Monday, March 31, 2008

Lynn Hatzius

This is some of the album art for Adem's 'Love and Other Planets' LP. The music's good but I'm finding the artwork even more exciting and I've been meaning to share it for a long time . It's by Lynn Hatzius, a print maker and illustrator from London. Here's her website. There's a lot more to see.

Jon Sarkin

I just heard this really sad episode of This American Life about a man named Jon Sarkin , who was a chiropractor and environmental scientist from Massachusetts, until he suffered a sever stroke, that effected every aspect of his life and caused him to have a disjunctive relationship with the outside world. in 1988. Unable to work as he did before, he became a visual artist. Describing his condition on his website, he writes:

Why am I unable to be reflective about how my stroke affected my work?
Our physicality and perception are how we access and negotiate and navigate our environment and surroundings.

When these were paradigmatically and physically altered, so too was my understanding of, and my relationship with, the outside world.

There exists a connection with the external world and my "internality" that is truly intimate. TRULY.

When this balance is disturbed, the resulting disequilibrium changes everything. EVERYTHING.

Here are some samples of his art (note the reference to Edward Said):

The Free Cheese Is In The Trap
Private (Margaret E. Weiberg) collection
14" x 17"
Comments: "best-
laid plans"

11" x 14"
Felt tip pen on paper

He's no longer able to fully connect to his family and friends in the way that he used to, and the show described him as resorting to a childhood state of mind. This is terribly said, but from his art he seems to lack inhibitions. I'm tempted to wonder if strokes, or the kinds of pathologies that have started to haunt us over the past few centuries, are our bodies ways of allowing us to escape our contemporary realities, by allowing the mind to disengage from the atrocities of our adult world. In interviews, his wife describes his children as slowly growing up to realize that their father isn't normal. Clearly, he's just not considered normal by the standards of contemporary adulthood.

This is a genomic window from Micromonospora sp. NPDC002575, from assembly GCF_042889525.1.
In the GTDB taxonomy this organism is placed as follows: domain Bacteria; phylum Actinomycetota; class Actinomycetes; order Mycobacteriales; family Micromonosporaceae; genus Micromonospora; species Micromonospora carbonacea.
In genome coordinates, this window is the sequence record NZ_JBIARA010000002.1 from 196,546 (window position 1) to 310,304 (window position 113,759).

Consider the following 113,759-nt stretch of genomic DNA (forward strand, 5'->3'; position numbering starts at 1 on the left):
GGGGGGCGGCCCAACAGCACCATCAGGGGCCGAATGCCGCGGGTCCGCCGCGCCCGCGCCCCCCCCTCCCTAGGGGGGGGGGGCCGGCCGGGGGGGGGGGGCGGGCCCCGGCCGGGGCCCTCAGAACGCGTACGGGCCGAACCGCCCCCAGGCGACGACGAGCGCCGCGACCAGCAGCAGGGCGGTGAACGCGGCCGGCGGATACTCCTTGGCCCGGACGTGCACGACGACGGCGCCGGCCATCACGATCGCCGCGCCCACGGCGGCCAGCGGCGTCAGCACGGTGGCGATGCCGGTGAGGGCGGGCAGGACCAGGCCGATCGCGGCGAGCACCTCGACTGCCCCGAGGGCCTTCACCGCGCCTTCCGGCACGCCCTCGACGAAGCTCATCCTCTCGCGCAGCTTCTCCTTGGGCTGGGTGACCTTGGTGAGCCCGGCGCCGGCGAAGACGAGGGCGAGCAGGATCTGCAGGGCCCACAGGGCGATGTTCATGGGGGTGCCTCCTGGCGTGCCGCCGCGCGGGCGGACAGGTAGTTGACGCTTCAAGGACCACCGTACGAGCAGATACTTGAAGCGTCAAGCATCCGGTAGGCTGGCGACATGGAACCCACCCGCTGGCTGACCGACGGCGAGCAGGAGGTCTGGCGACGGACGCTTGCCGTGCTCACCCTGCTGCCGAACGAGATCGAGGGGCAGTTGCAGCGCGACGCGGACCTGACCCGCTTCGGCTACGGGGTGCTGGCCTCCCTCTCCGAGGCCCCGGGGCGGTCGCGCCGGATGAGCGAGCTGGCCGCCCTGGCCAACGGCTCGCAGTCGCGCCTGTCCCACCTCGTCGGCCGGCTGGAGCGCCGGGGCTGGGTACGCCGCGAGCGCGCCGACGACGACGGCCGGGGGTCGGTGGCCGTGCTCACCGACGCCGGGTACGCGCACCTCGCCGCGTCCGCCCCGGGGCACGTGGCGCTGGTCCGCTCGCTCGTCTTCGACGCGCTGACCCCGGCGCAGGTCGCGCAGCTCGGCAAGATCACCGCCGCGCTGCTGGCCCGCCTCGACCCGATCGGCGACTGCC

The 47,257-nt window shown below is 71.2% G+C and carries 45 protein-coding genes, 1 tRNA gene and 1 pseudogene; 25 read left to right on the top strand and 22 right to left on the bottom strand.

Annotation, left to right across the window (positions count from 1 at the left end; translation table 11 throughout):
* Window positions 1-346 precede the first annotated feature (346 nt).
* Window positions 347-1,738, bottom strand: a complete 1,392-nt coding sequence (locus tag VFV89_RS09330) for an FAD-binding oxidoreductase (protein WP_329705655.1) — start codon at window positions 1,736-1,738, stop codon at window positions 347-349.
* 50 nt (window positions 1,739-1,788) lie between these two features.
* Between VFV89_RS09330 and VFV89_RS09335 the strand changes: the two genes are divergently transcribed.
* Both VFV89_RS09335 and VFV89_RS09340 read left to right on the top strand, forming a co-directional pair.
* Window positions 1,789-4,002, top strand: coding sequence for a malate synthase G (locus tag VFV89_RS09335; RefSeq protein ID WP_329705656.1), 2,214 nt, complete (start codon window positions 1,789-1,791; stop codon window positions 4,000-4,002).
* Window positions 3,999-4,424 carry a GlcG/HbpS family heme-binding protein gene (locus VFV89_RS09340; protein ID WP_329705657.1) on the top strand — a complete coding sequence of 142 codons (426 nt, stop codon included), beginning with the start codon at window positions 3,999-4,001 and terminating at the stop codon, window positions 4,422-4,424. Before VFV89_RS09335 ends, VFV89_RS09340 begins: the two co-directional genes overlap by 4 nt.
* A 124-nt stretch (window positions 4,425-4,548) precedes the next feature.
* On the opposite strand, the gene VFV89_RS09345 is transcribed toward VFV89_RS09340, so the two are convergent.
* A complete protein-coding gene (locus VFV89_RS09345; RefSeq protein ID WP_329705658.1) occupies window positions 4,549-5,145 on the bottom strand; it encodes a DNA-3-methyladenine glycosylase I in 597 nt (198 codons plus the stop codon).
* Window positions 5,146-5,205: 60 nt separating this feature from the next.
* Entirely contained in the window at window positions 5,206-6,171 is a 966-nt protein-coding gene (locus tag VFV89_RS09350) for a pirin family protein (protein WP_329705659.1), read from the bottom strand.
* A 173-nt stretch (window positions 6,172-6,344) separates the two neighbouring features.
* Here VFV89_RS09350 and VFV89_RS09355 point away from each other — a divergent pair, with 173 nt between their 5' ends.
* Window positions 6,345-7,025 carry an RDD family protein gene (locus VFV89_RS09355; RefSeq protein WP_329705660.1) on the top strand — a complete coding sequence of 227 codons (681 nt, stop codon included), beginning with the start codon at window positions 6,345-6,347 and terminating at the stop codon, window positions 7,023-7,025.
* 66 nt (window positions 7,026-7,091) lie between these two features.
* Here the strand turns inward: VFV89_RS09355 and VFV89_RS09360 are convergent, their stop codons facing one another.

The Blog that Almost Ate Itself

Hello Friends,

To start off, I'll try to give any prospective readers a sense of what kind of blog this is. My name is Jen. I'm a grad student at York University, and I'm teetering on the cusp of writing my Masters Thesis. It's almost April, and with a year of work behind me, I should be a lot farther along then I am. Against my better judgment, I've decided to document this process, in hopes that it will keep me writing and keep my focus in check. Some of my friends in my program have opted to grow thesis beards. As I'm quite unable to do so myself (and nick refuses to grow one for me), I'm feeling left out kind of left out, so this is what I've come up with. At leas this way, if I never finish my thesis, I'll have something to show from all this time spent alone in my room. And if I do finish, and I go on to write a PhD dissertation, then I'll have a document to tell me what not to do, or even what to do, for next time.

My blog development thus far, may be able to serve as a microcosm of my thesis progress thus far, describing it with greater honesty and clarity then I ever could myself (Case in point : I just spent five minutes trying to myself a better word then microcosm, but failed).

On Saturday night, I found myself drinking with an old friend, in front of my computer. Inspired by his passion project music review blog (which is wonderful and happens to be linked from this site), I decided to start my own, knowing full well that it would serve primarily as procrastination, and that it would most likely never be read (side note: the average readership of a masters thesis is 0.5). I struggled to sign up for the account, pausing nauseatingly over names and titles whose vague semi-permanence was daunting. And since then I've spent approximately 12 hours, (which could have been taking in my new thesis research book, which came in the mail last Friday: "Documentary Time: Film and Phenomenology") google bound in search of ways to make my blog look more meaningful. This required re-teaching myself to read and edit HTML, as well as hours spent scouring the wrong free web design tile site.

So here it is. Polished it's not, but it will have to stay this way for now until my next lapse in willpower. For now, here are some of the beautiful things I found along my way:

First, here's a website that gives out awards for the most useful web design websites. Unfortunately, most of the site is in German, but you can still link to the sites and explore them for yourself.

Then there's
Hooked on Design: web, interface design and usability for the lay person.
I'm pretty jealous of their header. Maybe if I read them enough I'll learn how to make something comparable.

Speaking of jealous, check out It's pretty breathtaking.

This stripe generator seems as though it might be useful to me someday.

Web Design Wall is both an instructional resource and a source of inspiration.

And I've found some interesting tile art at both

and Pixel Decor, whose work adorned my desktop and made me fell better for a couple of months this winter.

(For Future Jen: notice that the end result of this fixation today is a lot less impressive then a finished thesis would have been.)

hope to see you again.